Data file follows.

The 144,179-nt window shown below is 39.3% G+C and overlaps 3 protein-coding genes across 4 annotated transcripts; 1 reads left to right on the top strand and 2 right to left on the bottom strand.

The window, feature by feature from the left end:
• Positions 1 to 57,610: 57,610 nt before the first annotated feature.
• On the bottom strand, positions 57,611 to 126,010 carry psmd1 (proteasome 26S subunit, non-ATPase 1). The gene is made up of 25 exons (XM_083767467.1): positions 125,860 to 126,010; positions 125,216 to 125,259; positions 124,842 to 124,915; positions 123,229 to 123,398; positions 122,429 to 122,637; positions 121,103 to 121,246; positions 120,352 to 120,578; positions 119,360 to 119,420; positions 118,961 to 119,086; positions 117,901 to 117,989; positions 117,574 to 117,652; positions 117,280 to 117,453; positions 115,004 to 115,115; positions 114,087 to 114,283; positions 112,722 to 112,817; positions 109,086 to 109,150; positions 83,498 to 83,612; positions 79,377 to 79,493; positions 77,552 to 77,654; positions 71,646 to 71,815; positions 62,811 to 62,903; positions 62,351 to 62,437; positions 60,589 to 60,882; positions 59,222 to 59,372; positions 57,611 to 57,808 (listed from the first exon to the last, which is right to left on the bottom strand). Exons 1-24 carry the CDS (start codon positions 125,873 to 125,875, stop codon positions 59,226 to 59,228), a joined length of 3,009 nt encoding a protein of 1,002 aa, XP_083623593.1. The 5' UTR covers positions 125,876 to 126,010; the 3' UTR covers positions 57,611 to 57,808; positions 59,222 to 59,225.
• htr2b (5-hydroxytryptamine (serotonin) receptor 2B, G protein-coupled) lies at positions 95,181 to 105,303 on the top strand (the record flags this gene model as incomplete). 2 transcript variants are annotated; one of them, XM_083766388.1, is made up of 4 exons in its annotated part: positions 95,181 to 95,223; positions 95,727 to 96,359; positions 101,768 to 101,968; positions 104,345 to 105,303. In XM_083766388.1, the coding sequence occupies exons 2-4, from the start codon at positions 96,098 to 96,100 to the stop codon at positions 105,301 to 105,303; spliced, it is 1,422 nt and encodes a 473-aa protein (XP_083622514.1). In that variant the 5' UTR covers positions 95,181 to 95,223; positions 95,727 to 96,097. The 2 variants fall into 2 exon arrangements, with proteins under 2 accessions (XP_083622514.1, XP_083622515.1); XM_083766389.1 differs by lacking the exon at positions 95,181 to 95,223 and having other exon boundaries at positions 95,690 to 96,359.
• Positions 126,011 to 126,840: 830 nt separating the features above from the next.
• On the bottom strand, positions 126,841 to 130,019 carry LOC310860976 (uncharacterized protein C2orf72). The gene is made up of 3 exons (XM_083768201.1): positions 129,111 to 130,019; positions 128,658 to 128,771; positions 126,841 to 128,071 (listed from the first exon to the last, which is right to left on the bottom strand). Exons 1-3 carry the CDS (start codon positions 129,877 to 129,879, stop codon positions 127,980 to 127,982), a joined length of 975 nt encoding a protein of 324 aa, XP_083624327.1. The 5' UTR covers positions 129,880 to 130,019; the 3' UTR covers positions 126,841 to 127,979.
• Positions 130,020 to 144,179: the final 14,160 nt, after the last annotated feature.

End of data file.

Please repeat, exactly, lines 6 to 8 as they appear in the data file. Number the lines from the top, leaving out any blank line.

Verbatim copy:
• Positions 126,011 to 126,840: 830 nt separating the features above from the next.
• On the bottom strand, positions 126,841 to 130,019 carry LOC310860976 (uncharacterized protein C2orf72). The gene is made up of 3 exons (XM_083768201.1): positions 129,111 to 130,019; positions 128,658 to 128,771; positions 126,841 to 128,071 (listed from the first exon to the last, which is right to left on the bottom strand). Exons 1-3 carry the CDS (start codon positions 129,877 to 129,879, stop codon positions 127,980 to 127,982), a joined length of 975 nt encoding a protein of 324 aa, XP_083624327.1. The 5' UTR covers positions 129,880 to 130,019; the 3' UTR covers positions 126,841 to 127,979.
• Positions 130,020 to 144,179: the final 14,160 nt, after the last annotated feature.